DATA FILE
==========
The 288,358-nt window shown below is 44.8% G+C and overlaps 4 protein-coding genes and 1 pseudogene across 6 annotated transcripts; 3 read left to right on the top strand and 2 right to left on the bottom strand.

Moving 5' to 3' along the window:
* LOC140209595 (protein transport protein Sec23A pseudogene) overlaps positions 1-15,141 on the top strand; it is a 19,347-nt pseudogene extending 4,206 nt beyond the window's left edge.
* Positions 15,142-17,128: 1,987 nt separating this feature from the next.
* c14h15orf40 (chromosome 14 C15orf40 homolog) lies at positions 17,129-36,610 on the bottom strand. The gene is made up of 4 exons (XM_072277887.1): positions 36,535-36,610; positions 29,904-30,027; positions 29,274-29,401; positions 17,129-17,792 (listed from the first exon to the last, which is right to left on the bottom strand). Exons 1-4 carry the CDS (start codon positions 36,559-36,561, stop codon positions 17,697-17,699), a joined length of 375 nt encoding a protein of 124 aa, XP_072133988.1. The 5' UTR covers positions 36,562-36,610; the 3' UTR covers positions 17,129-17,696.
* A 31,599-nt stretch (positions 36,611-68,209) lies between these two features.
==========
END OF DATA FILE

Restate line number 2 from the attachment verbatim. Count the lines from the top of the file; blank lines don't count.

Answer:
Moving 5' to 3' along the window: